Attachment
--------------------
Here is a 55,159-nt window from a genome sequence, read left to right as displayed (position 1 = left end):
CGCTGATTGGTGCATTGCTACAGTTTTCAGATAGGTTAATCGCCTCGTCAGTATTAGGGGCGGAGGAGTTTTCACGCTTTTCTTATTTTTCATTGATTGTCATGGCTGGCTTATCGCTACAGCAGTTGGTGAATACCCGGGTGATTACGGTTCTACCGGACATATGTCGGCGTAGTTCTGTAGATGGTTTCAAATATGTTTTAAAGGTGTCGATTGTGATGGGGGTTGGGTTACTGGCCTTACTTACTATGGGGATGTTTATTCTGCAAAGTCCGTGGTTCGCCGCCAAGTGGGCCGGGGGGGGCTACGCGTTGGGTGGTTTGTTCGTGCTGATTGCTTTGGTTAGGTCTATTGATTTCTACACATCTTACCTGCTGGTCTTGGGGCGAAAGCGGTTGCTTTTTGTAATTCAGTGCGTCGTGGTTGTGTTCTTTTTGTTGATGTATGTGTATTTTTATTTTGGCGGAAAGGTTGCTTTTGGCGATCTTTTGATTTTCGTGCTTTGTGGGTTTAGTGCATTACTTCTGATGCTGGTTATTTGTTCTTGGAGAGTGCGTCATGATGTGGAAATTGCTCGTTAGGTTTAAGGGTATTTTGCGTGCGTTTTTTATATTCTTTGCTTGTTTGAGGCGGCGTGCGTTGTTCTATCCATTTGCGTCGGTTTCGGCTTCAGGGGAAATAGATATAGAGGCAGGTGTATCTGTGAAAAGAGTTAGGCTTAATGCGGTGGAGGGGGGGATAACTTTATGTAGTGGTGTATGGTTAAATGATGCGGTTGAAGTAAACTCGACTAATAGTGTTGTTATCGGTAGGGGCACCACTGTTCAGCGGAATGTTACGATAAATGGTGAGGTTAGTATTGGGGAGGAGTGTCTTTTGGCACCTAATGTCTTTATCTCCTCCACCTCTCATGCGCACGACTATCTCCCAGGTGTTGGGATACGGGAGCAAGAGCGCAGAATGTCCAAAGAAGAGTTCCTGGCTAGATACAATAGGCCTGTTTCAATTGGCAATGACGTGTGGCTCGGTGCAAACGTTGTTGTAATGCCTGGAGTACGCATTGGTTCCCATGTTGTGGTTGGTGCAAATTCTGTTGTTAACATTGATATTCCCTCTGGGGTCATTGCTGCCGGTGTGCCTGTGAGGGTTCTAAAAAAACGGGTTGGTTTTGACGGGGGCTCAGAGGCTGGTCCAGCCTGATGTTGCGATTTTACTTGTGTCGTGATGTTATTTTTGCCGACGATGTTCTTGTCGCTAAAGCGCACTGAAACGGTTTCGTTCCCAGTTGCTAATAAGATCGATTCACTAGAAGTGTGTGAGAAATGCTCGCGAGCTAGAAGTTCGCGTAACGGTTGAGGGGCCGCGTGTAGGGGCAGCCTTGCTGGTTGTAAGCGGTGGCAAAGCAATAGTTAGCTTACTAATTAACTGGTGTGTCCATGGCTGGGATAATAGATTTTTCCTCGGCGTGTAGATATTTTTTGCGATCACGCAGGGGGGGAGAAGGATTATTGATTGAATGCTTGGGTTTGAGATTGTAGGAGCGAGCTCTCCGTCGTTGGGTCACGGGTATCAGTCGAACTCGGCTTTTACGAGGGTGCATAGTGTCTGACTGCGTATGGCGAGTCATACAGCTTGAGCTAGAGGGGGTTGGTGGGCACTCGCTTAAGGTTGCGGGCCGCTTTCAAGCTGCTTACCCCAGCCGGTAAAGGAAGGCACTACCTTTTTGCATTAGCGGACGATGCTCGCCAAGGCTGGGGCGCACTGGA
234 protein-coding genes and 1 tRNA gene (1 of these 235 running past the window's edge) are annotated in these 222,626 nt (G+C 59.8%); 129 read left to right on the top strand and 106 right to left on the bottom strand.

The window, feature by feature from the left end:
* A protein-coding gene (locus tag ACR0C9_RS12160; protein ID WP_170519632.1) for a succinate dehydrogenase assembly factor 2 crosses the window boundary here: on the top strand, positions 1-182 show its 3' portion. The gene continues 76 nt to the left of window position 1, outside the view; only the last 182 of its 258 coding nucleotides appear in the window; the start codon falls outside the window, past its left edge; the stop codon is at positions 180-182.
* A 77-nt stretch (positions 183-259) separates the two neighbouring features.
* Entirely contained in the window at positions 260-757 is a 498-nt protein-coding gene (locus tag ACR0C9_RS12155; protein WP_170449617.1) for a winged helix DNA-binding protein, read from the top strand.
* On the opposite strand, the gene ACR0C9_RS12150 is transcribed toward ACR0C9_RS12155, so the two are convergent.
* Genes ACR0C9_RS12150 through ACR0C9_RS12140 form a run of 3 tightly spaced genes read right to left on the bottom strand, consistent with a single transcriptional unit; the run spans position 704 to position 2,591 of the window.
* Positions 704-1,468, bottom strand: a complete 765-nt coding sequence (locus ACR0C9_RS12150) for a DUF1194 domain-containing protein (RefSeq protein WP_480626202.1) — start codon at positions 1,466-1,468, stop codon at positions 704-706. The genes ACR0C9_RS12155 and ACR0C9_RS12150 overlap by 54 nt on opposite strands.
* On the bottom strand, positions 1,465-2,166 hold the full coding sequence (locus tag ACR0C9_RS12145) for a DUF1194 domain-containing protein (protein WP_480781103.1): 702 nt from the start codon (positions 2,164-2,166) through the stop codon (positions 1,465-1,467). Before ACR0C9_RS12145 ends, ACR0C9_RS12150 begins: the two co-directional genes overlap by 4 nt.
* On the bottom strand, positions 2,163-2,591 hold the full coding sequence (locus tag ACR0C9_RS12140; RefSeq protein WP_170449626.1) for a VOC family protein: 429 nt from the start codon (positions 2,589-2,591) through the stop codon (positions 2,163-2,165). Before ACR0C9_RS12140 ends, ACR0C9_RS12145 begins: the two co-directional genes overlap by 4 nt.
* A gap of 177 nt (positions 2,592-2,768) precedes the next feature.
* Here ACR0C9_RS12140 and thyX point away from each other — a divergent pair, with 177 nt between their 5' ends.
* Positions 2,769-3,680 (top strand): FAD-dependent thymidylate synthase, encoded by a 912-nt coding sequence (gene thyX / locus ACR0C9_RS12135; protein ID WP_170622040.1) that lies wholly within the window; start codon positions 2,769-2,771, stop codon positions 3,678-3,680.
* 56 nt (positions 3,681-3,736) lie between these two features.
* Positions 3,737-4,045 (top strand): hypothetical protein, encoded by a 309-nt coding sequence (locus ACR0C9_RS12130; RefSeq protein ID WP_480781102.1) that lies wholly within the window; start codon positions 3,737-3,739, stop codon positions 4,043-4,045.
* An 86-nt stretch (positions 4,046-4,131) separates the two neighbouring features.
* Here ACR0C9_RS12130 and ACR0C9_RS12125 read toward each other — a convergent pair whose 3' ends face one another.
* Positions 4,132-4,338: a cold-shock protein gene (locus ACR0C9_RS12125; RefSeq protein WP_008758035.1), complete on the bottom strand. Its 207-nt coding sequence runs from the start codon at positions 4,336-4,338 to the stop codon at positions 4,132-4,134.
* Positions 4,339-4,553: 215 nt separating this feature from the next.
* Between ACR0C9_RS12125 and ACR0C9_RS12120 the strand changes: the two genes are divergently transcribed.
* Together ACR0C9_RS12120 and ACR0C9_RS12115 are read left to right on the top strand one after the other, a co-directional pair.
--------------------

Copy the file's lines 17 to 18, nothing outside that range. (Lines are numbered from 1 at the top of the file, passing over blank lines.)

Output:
* Positions 3,737-4,045 (top strand): hypothetical protein, encoded by a 309-nt coding sequence (locus ACR0C9_RS12130; RefSeq protein ID WP_480781102.1) that lies wholly within the window; start codon positions 3,737-3,739, stop codon positions 4,043-4,045.
* An 86-nt stretch (positions 4,046-4,131) separates the two neighbouring features.